Ebook v. Tablet PC: Who cares?

An ebook price war erupted between Amazon and Barnes & Noble last week, each hoping to pick off literate consumers who find iPad too pricey.

My response to this ebook ballyhoo and hoopla is folderol and balderdash. Ereaders are likely to be this year’s version of personal navigation device (PND), which enjoyed their own short-lived ballyhoo and hoopla period but have been replaced by new generations of smart and superphones equipped with cell-assisted GPS.

Simply put: buying a dedicated ereader just makes no sense, financially or functionally.

Yes, iPad is more than twice as expensive as a Kindle, Nook or Border’s new Kobo ereader. But this is temporary. Next-gen iPad’s are likely do more for less – that’s the way it’s gone historically for both iPod and iPhone. And once Android-powered tabs show up later this year, prices will drop even more, further shrinking the ereader-tab PC price differential.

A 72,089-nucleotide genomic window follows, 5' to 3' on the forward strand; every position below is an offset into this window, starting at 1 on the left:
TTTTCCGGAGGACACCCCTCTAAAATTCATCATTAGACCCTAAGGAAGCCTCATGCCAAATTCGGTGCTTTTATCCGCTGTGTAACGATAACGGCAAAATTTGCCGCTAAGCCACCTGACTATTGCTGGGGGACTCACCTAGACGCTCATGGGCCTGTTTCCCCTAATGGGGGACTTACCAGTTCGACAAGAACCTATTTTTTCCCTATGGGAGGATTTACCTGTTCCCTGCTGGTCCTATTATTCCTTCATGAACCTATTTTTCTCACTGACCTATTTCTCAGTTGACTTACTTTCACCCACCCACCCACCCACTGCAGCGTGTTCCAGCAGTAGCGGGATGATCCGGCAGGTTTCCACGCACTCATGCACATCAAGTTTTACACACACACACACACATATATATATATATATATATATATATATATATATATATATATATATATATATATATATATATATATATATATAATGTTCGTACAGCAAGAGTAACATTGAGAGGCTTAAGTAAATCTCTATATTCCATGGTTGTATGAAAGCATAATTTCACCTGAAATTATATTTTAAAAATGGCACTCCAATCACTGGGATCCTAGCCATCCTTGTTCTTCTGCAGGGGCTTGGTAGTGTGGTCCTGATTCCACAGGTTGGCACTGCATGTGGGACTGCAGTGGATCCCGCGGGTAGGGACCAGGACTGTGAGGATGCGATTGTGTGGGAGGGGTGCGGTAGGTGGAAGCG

But you may not need either an ereader or a tab PC to eread – you likely have one already: there are multiple ereader apps, including Kindle, Barnes & Noble and Kobo for iPhone/iPod Touch, Android, and BlackBerry. With their 3.5 to 4.3-inch screens, superphones make super ereaders.

It goes without saying, of course (than why am I saying it?) that tab PCs and smartphones do a lot more than serve as a portable library, certainly enough more to justify their higher price tag.

Ereaders have definitely sparked a revolution in how people acquire and read books. Thanks, Amazon! But already purchased smartphones and tab PCs are better.

About Stewart Wolpin

I have been writing about consumer electronics for four decades, including news, reviews, analysis and history for a wide variety of consumer, niche and trade outlets. For the Consumer Technology Association (CTA), I annually update the industry's history and write the official biographies of the CTA Hall of Fame inductees. Aside from writing about consumer technology for a variety of consumer, tech and trade publications, I write a blog and do market research for Digital Technology Consulting. In the non-tech world, I have written "Bums No More: The Championship Season of the 1955 Brooklyn Dodgers" and "The Rules of Neighborhood Poker According to Hoyle." Check out my work at www.stewartwolpin.com.
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